Negative Whistle-Blower Expansion Bill Dies
The legislature’s Judiciary Committee took a positive step this week by not acting on a measure that would have inappropriately expanded Connecticut's whistle-blower law.
SB 263 would have significantly expanded employers' potential liability in whistle-blower cases without sufficiently protecting them from complaints improperly made by employees acting in bad faith.
The proposal aimed to expand Connecticut's whistle-blower law by allowing claims made by employees to their managers or supervisors within a company. State law now allows claims of alleged violations if they are made to public authorities.
But SB 263’s expansion of the whistle-blower law would have been problematic because it assumed that a manager or supervisor would have had sufficient knowledge in the area of law in which the violation was claimed to have occurred.
More appropriate is current law which requires a whistle-blower claim to be made to a public authority having sufficient knowledge and authority to determine whether there is enough evidence to substantiate the claim.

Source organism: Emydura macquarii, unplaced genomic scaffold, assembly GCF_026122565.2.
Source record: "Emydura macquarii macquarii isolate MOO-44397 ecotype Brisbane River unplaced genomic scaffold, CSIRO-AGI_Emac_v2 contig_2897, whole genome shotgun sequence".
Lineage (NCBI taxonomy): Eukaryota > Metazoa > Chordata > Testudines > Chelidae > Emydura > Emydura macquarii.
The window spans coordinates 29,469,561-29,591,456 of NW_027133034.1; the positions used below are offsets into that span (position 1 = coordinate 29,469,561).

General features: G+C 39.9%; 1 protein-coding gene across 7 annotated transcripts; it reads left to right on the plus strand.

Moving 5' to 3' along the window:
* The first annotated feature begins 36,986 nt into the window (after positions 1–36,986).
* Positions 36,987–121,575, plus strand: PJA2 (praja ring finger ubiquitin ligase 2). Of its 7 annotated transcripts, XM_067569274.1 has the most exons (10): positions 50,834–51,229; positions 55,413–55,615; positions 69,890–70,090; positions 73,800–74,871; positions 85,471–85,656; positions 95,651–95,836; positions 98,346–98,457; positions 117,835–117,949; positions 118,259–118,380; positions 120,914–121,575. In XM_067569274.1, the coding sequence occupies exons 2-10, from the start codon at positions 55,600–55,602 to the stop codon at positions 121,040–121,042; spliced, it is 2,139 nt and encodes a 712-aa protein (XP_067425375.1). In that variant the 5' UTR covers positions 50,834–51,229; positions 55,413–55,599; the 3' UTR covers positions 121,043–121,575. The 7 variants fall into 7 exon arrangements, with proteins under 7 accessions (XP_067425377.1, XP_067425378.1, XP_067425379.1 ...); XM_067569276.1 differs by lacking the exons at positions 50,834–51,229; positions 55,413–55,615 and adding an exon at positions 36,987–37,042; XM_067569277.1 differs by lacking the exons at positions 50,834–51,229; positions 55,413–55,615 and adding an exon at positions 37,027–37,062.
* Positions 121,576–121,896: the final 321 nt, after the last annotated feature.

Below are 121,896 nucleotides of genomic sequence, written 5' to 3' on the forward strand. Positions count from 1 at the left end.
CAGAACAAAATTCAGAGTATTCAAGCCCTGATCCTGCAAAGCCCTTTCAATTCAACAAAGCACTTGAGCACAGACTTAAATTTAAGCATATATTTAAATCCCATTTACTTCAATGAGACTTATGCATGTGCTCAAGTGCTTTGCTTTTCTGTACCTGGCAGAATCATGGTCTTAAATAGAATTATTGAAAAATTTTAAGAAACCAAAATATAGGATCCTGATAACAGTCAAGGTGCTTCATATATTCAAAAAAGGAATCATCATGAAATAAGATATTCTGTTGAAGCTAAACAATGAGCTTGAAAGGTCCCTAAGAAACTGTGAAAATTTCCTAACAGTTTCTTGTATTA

What’s more, the bill’s definitions of supervisor and manager were very broad, and could have been interpreted to include fellow co-workers who have certain leadership responsibilities.
The bill also significantly increased the damages potentially available to claimants. But this would have gone too far, especially considering how it expanded the ability to make claims but not necessarily in the most prudent way.
For more information, email Eric George.
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